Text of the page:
Current or former heavy smokers who smoke, or smoked, a pack of cigarettes a day for 30 years would be an example of those at risk for lung cancer. To participate, they cannot have symptoms such as heavy cough or chest pains.

The cost, $200 for each screening, is not covered by health insurers.

For more information or to schedule a screening, call 624-5864. 

______

Pam Adams can be reached at 686-3245 or padams@pjstar.com.

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Fasting Might Boost Chemo's Cancer-Busting Properties

Posted: at 2:53 am

News | Health

A new animal study suggests that short-term starvation might improve outcomes for cancer patients undergoing chemotherapy

Hunger Gains: A new study in mice suggests that fasting might not only protect human cells against damage from chemotherapy–but that it could also make the treatment more deadly for cancer cells. Image: iStockphoto/Silvrshootr

Cancer treatment can be brutal for patients. Many of the tools we have—chemotherapy, radiation—are big, blunt weapons that deal punishing blows to healthy tissues along with cancerous ones. So the hunt has been on for more and more finely targeted therapies that will attack malignant cells yet minimize damage to patients' bodies.

But a new study shows that we might be able to catch cancer cells off guard by using an ancient and body-wide tactic: fasting.

Fasting has long been practiced as part of various cultural traditions and has, more recently, gained favor in alternative and complementary medicine practices. But researchers are still figuring out whether nutritional deprivation can prevent or cure some diseases—and if so, how.

The new study found that in mice with cancer, fasting prior to chemotherapy often led to more tumor shrinkage than chemo alone. And in some cases, the combination apparently eliminated certain kinds of cancer. This fasting–chemo combo, the researchers suggest, “could extend the survival of advanced stage cancer patients by both retarding tumor progression and reducing side effects,” they noted in their study, published online Wednesday in Science Translational Medicine. It might be able to help early-stage patients, too, they say.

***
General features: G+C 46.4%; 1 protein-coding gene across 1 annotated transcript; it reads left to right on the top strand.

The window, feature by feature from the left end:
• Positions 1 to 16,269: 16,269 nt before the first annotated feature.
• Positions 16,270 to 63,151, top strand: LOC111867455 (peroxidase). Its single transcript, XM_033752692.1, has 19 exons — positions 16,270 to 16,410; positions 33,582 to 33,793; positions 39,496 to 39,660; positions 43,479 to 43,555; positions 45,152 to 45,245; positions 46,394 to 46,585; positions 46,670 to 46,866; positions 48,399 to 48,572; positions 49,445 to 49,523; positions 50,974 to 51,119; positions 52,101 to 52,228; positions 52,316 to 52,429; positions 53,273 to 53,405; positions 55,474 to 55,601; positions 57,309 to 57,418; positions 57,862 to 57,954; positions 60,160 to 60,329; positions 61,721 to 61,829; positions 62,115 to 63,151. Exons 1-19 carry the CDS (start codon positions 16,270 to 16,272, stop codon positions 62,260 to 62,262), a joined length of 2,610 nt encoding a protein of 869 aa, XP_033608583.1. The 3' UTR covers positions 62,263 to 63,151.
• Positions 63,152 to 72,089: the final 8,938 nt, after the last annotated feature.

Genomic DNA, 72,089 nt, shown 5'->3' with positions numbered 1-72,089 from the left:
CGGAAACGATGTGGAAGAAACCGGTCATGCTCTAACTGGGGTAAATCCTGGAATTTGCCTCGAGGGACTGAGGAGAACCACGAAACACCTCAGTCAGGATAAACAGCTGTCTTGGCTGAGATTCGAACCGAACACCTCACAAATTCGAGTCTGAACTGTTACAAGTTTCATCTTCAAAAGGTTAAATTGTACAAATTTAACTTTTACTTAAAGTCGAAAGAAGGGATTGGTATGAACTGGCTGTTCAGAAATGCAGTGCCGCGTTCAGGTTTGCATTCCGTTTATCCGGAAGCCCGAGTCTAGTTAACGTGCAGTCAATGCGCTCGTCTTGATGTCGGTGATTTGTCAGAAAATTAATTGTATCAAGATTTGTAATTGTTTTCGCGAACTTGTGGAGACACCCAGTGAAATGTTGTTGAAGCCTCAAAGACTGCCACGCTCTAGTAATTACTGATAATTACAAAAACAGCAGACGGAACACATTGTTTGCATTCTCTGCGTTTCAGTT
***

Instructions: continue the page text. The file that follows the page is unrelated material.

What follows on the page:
One–two punch?
The new work builds on a 2008 mouse study that found fasting helped to protect healthy cells against chemotherapy's toxic effects. That finding raised flags in the cancer field. “The concern was we were also protecting the cancer cells,” says Valter Longo, a professor of biology and gerontology at the University of Southern California Davis School of Gerontology and co-author of the new paper. So he and his colleagues embarked on five years of research to see whether that was the case, testing different fasting and chemotherapy regimens on a variety of cancers—glioma, melanoma, neuroblastoma, breast and ovarian—in mice. “We not only saw that the cancer was not protected but that it was sensitized” to the chemo, he says.

In the new work, fasting mice were allowed to drink water but were not given food for at least two days. When mice with breast cancer, glioma or melanoma were subjected to two rounds of 48-hour fasting before their chemo, their tumors shrunk more than those in mice that received chemotherapy alone.